It worked without any problems. I left both 100 watt panels exposed to full sun and the batteries pulled the voltage down. After checking the voltage every half hour, it never went above 13.8 at the posts.

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But, unless you have a load that magically draws just the right amount, the batteries will eventually over-charge. You will need to regularly monitor the voltage to avoid an extended over-charge.
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Old 27-05-2016, 17:17   #9
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Re: Emergency solar control

Quote:
Originally Posted by Drift Woods View Post
It worked without any problems. I left both 100 watt panels exposed to full sun and the batteries pulled the voltage down. After checking the voltage every half hour, it never went above 13.8 at the posts.

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Fancy that! Despite all the doom predicted, it worked, just like you thought it would, and like I reported (in that other thread) we have done for years.

Obviously, it does require some monitoring, and is not suitable for long term unattended, low load usage. For a typical cruising boat, the ongoing loads help avoid overcharging. Undercharging is a far more prevalent worry!

Well done!

Jim
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Old 27-05-2016, 20:02   #10
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Re: Emergency solar control

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Originally Posted by Jim Cate View Post
Fancy that! Despite all the doom predicted, it worked, just like you thought it would, and like I reported (in that other thread) we have done for years.

Obviously, it does require some monitoring, and is not suitable for long term unattended, low load usage. For a typical cruising boat, the ongoing loads help avoid overcharging. Undercharging is a far more prevalent worry!

Well done!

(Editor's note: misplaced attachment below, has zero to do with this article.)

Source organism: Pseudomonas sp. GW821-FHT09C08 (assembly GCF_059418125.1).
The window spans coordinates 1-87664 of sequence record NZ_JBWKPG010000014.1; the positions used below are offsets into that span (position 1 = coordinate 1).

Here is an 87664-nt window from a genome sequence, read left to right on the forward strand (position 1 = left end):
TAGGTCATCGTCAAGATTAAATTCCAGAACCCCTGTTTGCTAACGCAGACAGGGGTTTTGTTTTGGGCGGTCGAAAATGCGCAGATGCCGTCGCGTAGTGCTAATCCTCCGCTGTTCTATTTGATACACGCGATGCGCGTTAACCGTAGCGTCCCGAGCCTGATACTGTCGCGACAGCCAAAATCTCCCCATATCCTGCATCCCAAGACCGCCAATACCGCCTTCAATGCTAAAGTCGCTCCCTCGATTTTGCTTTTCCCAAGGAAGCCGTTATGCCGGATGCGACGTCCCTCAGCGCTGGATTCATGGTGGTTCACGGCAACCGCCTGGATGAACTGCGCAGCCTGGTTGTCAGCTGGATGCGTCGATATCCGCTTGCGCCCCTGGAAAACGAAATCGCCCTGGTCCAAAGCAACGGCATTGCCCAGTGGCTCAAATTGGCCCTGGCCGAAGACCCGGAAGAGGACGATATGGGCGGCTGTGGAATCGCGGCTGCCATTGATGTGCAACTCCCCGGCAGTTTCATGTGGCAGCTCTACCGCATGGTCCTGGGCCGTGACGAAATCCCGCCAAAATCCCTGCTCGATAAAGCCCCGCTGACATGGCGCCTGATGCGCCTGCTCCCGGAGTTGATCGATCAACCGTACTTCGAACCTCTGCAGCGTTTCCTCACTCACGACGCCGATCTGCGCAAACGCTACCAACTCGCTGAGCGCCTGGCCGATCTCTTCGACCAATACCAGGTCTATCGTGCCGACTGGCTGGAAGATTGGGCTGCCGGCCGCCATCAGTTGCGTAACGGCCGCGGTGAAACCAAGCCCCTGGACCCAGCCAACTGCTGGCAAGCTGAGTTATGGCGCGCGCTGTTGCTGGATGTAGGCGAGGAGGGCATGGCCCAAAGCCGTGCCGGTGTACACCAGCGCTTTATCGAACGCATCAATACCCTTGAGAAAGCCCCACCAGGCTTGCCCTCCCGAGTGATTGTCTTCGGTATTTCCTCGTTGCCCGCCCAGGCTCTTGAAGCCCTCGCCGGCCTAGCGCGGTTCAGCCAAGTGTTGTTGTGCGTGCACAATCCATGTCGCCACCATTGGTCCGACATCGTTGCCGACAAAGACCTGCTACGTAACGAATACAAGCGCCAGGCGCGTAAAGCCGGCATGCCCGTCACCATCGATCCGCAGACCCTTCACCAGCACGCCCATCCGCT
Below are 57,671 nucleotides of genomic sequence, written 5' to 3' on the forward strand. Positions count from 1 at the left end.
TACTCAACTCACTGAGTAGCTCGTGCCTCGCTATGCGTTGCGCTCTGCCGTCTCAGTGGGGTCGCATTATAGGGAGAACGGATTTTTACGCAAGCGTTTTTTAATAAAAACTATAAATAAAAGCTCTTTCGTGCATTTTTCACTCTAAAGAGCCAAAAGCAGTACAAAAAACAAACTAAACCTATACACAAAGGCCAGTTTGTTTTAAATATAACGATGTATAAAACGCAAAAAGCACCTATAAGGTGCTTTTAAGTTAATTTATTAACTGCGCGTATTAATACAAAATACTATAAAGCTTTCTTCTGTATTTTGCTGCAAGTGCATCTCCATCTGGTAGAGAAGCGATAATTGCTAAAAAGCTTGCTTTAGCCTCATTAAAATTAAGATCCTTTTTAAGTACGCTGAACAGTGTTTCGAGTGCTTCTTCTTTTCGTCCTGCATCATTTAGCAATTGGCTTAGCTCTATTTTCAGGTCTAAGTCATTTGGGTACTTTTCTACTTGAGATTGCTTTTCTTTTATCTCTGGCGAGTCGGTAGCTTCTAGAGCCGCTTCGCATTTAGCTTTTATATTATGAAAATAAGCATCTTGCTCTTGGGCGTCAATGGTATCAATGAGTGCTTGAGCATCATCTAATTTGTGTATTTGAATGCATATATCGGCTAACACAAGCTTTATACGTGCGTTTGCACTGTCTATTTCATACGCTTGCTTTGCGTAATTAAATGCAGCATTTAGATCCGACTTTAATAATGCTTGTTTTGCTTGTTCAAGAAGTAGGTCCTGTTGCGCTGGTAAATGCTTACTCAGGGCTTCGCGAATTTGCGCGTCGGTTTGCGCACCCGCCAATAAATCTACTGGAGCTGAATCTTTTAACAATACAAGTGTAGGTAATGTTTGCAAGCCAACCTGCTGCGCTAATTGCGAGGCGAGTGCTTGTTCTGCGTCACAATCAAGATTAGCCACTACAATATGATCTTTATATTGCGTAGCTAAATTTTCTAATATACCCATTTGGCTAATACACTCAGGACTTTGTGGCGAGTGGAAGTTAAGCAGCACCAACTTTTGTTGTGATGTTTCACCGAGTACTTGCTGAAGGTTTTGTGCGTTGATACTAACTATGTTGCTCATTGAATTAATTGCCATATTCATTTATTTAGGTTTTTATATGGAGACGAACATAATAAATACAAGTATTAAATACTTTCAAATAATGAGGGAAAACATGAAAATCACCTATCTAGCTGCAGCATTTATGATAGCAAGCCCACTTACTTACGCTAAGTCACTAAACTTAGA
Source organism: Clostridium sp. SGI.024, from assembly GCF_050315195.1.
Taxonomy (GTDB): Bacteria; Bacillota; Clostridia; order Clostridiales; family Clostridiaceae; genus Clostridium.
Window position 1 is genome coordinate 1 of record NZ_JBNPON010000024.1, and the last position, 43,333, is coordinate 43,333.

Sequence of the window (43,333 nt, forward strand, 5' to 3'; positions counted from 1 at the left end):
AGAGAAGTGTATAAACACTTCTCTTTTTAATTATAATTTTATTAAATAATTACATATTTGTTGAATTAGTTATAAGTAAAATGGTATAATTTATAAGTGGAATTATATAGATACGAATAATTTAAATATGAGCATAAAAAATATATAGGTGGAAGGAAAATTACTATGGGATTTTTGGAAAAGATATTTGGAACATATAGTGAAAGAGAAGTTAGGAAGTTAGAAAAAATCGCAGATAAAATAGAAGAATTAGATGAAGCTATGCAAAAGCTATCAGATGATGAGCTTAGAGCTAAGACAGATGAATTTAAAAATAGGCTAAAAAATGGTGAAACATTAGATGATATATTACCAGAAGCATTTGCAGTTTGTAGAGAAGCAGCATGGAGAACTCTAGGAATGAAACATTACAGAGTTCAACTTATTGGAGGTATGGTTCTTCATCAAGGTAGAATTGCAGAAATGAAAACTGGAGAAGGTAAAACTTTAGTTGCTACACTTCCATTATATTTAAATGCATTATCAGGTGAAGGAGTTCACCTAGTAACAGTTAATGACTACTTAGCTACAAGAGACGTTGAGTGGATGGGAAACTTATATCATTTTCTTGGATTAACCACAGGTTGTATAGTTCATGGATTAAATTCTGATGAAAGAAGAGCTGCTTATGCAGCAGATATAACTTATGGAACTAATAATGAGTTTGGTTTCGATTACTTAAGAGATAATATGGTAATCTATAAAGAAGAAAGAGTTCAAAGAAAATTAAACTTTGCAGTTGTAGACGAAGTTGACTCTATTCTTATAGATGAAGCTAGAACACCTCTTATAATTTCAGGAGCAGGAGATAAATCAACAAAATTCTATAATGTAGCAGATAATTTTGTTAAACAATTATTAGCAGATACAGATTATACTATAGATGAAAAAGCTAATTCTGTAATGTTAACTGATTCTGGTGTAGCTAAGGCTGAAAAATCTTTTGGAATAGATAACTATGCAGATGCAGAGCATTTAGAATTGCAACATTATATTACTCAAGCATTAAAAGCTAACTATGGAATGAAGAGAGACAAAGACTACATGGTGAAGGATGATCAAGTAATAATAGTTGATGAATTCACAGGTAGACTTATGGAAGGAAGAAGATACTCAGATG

Jim
Yes Jim I read the thread you are referring to, it was suggested above. This morning after resting all night the 320 house bank was almost 80% after changing the previous day. So instead of buying a backup I plugged my panels in and turned on the fridge ( also mentioned above.)

Thanks for the help, Woody

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Old 28-05-2016, 17:32   #11
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Re: Emergency solar control

Left one panel hooked up to brand new 300 amp hour battery bank with no current load for a couple of days. Now know for certain you can blow up batteries.

Would only do it in conjunction with a volt meter and frequent checking with hydrometer. Definitely wouldn't leave panels unattended while hooked up. A relatively constant load like refrigeration would probably suffice to keep from overcharging the batteries but be careful.
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Old 28-05-2016, 17:55   #12
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Re: Emergency solar control

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Originally Posted by roverhi View Post
Left one panel hooked up to brand new 300 amp hour battery bank with no current load for a couple of days. Now know for certain you can blow up batteries.

Would only do it in conjunction with a volt meter and frequent checking with hydrometer. Definitely wouldn't leave panels unattended while hooked up. A relatively constant load like refrigeration would probably suffice to keep from overcharging the batteries but be careful.
Hoping to never find out for myself, so would you mind telling us what the actual failure mode was? I assume that the term "blowing up" was not literal (I hope).

Jim

PS How big was the panel?